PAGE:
In the restaurant business there is really only a 3 hour window of opportunity to go into a place and met with the manager or check on your resume: 2PM-5PM. Why is that? Those 3 hours are a slow time for most restaurants. The lunch rush has just ended and the dinner rush has yet to begin. It’s the perfect time to stop into restaurants if you want to met with managers.

This left me with 21 hours of the day to do with as I saw fit. So I slept a lot. Why not? It was free to sleep and it’s good for you. Which brings me to number 2 on the list….

2) Hit the gym!

I went to my local gym 6 times a week during my month of unemployment. Why? I needed the exercise, frankly. Waiters do a whole lot of running around during their shift and I was used to being exhausted after a long day of work. Suddenly I was sitting on my ass all day, which made me feel fat and useless.

I really didn’t want to gain weight during my unemployment, and considering the drop in quality of food that I was eating to survive (read: mac and cheese, rice and beans, ect.) I thought it might be a good idea to take my gym membership seriously. Plus the exercise helped me feel good about myself. If I had been sitting around all day I would have sunk into a great depression and I really didn’t want that for myself. I had to think positive if I hoped to get a job that required quite a bit of smiling and joking on my part. Working out kept my energy level high through my whole ordeal.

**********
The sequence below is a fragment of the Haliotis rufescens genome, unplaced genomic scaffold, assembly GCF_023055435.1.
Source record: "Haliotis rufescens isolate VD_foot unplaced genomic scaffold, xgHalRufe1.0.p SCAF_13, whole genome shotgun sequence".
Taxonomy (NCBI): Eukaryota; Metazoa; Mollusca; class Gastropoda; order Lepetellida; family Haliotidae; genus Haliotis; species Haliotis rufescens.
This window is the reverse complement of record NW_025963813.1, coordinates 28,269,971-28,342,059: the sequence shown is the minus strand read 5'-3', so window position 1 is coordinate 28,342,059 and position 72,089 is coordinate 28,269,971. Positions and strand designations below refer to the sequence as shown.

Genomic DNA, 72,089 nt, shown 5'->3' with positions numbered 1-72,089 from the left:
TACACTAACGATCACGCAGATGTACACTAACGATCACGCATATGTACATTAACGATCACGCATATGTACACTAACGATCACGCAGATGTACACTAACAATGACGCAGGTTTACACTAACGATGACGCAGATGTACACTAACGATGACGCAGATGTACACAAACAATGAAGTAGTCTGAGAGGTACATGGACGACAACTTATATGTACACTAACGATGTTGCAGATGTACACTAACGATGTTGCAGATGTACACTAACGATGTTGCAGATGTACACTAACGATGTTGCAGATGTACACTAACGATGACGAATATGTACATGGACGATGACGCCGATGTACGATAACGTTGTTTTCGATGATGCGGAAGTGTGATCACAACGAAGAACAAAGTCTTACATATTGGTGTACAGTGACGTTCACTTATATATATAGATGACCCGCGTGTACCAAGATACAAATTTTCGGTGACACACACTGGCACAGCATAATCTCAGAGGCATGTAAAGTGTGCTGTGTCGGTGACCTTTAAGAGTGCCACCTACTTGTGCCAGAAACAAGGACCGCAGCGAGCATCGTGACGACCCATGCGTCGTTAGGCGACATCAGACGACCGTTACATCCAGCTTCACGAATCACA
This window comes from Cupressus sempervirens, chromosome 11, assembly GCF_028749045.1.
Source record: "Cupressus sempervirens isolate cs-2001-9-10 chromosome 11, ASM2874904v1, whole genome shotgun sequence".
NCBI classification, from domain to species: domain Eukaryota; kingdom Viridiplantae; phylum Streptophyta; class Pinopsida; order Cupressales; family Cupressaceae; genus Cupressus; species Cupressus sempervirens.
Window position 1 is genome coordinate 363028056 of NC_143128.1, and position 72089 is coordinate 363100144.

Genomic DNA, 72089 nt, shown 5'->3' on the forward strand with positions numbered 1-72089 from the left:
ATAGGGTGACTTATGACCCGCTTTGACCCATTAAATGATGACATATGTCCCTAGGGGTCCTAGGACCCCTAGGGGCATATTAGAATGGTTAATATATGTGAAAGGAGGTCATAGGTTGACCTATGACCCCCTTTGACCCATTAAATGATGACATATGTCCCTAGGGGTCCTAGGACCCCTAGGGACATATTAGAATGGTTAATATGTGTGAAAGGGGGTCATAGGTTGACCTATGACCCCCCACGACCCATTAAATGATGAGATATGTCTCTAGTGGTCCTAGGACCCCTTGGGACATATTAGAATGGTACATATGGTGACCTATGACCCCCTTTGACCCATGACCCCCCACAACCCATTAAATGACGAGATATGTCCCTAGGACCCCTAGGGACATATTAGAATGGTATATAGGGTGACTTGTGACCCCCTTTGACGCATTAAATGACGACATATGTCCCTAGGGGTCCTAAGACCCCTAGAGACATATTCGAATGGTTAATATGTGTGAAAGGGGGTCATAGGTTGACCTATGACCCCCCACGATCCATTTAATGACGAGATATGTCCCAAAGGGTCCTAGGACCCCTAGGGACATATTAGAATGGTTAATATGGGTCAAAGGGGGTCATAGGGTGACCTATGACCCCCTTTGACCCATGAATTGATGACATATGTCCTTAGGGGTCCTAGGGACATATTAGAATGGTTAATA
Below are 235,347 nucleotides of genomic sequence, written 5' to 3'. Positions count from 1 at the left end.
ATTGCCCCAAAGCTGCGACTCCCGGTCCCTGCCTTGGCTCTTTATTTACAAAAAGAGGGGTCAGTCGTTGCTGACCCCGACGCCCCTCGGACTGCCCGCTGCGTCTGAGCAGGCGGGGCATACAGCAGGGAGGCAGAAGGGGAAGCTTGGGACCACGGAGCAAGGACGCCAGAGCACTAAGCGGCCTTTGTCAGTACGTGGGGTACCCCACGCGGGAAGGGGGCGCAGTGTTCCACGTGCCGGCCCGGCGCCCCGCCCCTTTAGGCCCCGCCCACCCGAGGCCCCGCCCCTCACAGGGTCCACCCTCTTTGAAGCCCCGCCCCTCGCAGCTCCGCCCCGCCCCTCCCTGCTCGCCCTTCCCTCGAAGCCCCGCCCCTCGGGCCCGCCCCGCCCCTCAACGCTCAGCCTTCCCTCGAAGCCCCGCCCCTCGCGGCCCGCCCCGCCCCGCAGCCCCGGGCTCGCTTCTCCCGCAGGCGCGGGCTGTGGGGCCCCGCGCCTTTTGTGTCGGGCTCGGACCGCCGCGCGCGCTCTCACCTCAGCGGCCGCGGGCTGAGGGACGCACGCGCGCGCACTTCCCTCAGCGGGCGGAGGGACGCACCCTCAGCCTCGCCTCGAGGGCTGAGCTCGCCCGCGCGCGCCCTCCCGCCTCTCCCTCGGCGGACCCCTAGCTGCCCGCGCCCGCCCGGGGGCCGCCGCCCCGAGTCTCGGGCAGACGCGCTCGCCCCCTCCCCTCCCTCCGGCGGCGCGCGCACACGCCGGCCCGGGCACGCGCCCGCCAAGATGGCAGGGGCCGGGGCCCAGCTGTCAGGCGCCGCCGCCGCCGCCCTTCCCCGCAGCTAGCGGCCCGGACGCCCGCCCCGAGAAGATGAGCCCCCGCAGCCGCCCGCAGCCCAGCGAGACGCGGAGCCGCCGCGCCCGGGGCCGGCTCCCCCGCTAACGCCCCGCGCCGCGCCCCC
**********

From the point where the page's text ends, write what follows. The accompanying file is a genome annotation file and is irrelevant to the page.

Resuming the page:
3) Podcasts!

I’ve never really had time for podcasts before and suddenly I found myself with 21 hours to kill in my average day and I could only spend so much time sleeping, eating, and working out. I hit the podcasts pretty hard. I listened to everything that I had always wanted to listen to but I had been too busy to do so before.

Which ones did I listen to? A lot of comedy related ones. When you’re unemployed a laugh or two is much appreciated. Here’s my Top 2:

“Doug Loves Movies.” Doug Benson’s movie podcast saved my life on more than one occasion. After going to a restaurant and being told that “my services were not required at this point in time but we’ll call you if a position opens up” I would sink into some very dark thoughts. This was my go to podcast to get me laughing again. Thank you Mr. Benson, I’m in your debt.

“Nerdist.” Chris Hardwick’s podcast features interviews with a lot of interesting people in the comedy and entertainment world and I spent many a happy evening curled up with a cup of tea and this podcast.

4) Reading!

I did a whole lot of reading during my Month of Free Time! I mostly read essays and biographies, with a giant splash of Hunter S. Thompson for good measure.

I love reading and so it makes sense that I would find comfort in books in my time of need.

5) Family and friends!

I’ve never called my mother so many times as I did during my period of unemployment. I must have called her every day to tell her about my job hunting progress or lack thereof. My mother and I have always been close and this whole experience strengthens my belief that I could never survive with out her kind words when I’m feeling blue.